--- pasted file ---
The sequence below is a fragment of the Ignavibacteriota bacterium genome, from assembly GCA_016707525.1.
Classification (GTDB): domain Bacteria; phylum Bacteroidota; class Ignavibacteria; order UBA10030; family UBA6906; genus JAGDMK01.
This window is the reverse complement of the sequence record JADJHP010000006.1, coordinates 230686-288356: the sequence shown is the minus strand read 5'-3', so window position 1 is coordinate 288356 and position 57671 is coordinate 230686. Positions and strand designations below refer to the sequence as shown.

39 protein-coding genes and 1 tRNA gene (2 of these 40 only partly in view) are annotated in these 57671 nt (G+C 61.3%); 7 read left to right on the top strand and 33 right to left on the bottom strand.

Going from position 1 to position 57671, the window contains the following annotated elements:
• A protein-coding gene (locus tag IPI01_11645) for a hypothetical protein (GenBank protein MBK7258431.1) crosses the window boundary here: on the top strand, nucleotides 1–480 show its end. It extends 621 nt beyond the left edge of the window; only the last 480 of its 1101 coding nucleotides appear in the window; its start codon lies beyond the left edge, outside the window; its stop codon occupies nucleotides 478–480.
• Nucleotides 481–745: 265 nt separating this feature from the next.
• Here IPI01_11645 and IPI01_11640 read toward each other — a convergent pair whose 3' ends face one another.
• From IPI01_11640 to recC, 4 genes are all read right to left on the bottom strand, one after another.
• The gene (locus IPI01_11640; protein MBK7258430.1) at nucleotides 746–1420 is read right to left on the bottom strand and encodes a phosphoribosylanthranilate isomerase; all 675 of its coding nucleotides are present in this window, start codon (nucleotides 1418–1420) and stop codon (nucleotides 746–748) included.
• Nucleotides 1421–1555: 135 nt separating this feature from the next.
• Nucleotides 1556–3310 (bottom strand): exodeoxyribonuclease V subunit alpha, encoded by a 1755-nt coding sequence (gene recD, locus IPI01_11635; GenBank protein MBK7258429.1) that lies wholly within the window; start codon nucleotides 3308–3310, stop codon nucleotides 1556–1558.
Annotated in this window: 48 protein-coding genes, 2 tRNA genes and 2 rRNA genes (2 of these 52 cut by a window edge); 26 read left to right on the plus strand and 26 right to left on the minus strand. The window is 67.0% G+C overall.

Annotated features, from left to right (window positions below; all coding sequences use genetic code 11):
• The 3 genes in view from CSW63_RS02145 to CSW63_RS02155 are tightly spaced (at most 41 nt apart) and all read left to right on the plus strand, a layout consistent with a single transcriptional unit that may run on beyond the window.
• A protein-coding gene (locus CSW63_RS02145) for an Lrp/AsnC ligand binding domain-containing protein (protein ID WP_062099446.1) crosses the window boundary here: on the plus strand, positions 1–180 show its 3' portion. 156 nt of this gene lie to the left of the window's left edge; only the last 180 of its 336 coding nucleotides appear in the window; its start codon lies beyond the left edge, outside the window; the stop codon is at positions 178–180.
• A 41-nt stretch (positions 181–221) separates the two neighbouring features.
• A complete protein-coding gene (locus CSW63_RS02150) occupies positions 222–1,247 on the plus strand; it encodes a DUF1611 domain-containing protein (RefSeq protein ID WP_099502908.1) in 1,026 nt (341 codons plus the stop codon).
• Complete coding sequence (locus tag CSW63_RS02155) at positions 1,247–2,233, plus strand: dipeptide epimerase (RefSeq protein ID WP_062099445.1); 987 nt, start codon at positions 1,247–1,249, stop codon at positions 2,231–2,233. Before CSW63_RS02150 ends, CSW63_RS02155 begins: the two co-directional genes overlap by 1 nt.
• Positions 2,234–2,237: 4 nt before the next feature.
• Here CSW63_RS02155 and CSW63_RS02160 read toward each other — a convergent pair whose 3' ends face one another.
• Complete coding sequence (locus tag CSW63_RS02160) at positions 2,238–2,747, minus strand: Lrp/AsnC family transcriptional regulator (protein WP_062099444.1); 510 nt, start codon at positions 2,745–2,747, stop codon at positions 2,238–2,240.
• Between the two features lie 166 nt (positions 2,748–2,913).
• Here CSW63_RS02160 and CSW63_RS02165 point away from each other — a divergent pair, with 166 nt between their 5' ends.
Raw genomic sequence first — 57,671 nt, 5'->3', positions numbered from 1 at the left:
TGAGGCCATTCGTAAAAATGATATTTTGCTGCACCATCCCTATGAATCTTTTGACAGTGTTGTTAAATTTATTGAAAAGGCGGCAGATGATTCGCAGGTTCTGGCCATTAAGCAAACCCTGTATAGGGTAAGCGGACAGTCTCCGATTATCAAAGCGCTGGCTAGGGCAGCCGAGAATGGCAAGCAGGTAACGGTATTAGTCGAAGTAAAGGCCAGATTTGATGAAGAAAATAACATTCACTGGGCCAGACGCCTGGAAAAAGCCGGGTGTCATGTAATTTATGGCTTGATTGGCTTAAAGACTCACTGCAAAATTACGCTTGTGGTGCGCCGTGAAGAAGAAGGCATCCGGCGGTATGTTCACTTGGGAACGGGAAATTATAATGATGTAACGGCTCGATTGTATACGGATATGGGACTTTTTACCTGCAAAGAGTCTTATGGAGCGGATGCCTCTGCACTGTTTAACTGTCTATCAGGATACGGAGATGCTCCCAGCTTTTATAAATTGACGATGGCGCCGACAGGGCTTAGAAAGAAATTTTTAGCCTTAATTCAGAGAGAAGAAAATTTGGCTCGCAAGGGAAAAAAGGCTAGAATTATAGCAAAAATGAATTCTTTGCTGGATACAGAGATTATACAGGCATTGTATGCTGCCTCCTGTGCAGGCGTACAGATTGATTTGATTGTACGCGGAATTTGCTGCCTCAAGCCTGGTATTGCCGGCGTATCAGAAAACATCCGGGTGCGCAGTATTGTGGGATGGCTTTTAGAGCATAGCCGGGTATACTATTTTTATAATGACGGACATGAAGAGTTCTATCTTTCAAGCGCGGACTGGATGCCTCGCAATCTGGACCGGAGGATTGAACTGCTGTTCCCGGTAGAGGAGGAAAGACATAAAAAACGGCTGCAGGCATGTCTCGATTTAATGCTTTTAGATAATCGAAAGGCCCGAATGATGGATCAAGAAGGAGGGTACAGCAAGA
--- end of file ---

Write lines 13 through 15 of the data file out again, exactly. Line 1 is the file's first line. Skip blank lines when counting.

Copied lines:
Annotated in this window: 48 protein-coding genes, 2 tRNA genes and 2 rRNA genes (2 of these 52 cut by a window edge); 26 read left to right on the plus strand and 26 right to left on the minus strand. The window is 67.0% G+C overall.

Annotated features, from left to right (window positions below; all coding sequences use genetic code 11):
• The 3 genes in view from CSW63_RS02145 to CSW63_RS02155 are tightly spaced (at most 41 nt apart) and all read left to right on the plus strand, a layout consistent with a single transcriptional unit that may run on beyond the window.